We eventually cut our list down to 17 contenders for our best picks: Account Management Systems; Alexander Miller & Associates; Aspen National Collections; Benjamin Michael & Associates Inc.; Credit Management Company; Martini, Hughes & Grossman; National Service Bureau; Prestige Services Inc.; Rapid Recovery Solutions; Rocket Receivables; Rozlin Financial Group; Summit Account Resolution; The Kaplan Group; Tucker, Albin & Associates; Vengroff Williams Inc.; and Your Collection Solution.
We based our final decisions on these factors:
- Rates and contracts
- Service limitation
- Skip-tracing services
- Litigation services
- Online features
- Locations services available
- Industries served
- Customer service
- Better Business Bureau ratings and accreditations
- Customer reviews and complaints
Frequently Asked Collection Agency Questions
Q:Why should you prioritize outsourcing your collections?
A: When you have delinquent accounts, debtors might ignore your acquisition attempts and refuse payment. While you can make calls and send demand letters, collection agencies have advanced tactics to retrieve your money.
The longer debts go unpaid, the less likely they are to be repaid. If you prioritize outsourcing your collections to the proper agency as soon as possible, you have a higher chance of receiving the full amount of money.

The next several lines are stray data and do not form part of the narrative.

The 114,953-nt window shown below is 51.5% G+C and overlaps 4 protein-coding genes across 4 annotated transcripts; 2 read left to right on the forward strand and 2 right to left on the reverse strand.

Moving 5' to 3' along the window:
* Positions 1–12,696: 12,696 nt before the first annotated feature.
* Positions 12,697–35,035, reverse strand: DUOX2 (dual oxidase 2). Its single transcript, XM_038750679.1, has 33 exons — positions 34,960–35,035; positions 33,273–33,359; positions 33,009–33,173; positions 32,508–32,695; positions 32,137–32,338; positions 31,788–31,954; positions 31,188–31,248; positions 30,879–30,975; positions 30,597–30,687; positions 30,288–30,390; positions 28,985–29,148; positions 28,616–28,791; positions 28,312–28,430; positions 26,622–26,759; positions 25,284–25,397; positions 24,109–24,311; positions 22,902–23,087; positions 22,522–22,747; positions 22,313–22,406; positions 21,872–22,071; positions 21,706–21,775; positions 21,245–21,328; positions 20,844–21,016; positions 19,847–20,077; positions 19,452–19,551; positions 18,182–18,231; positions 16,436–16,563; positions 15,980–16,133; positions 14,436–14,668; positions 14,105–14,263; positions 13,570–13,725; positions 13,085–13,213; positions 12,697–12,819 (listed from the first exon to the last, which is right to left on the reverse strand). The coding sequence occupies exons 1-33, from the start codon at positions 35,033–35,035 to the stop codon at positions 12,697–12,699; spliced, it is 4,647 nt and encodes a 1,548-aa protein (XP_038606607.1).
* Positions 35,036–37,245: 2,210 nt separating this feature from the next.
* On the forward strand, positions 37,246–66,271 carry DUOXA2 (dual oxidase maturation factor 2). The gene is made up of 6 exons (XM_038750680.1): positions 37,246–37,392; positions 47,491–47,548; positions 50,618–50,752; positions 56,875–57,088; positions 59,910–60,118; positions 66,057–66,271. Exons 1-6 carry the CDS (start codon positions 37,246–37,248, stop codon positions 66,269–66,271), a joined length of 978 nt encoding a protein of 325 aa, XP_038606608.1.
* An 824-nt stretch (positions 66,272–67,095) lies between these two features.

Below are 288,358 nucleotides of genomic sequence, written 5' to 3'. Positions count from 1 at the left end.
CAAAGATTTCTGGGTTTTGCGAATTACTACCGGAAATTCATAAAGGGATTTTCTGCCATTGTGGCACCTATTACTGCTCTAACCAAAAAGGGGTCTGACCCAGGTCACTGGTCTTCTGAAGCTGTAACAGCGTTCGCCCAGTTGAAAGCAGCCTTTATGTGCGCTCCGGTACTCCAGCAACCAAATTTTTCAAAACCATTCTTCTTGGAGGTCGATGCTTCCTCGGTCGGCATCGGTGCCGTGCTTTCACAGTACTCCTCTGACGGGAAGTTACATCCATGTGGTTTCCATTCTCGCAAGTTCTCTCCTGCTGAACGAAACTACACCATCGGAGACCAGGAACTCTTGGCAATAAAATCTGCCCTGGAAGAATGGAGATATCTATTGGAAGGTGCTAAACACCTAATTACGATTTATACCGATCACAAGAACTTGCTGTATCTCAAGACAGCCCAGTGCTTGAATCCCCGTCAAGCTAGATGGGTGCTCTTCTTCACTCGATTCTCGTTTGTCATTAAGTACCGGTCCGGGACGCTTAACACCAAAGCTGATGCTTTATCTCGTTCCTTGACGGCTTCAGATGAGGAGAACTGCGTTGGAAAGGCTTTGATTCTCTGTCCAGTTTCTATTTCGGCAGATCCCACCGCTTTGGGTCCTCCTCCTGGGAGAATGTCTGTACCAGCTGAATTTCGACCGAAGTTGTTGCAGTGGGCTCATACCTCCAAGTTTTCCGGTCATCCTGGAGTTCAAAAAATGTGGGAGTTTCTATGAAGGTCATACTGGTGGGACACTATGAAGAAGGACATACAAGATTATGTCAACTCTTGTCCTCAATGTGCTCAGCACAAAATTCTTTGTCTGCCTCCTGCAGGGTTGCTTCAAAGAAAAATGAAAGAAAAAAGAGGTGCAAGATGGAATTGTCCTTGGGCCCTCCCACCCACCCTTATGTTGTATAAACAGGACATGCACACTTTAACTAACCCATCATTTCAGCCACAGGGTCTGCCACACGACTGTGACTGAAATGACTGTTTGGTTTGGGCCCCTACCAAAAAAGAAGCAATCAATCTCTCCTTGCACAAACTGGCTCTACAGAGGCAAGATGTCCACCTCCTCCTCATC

Q: What is the average collection rate for a collection agency?
A: The cost of hiring a collection agency varies. Agencies typically charge a percentage fee based on the type of collection (commercial or consumer), the amount of debt to be collected and the volume of business you provide.
Some agencies charge a flat fee; however, most charge a contingency percentage rate of 20% to 50%. Depending on the amount of debt you need recovered, commercial debt collection fees are typically 20% to 25% of the sums collected, and consumer debt collection fees are typically 30% to 50% of the sums collected.
If your case goes to court, expect to pay additional legal fees and court disbursements. Your agency will notify you before taking your cases to court, giving you the option to accept or decline. Most agency fees, including litigation, are typically charged after your debts are recovered.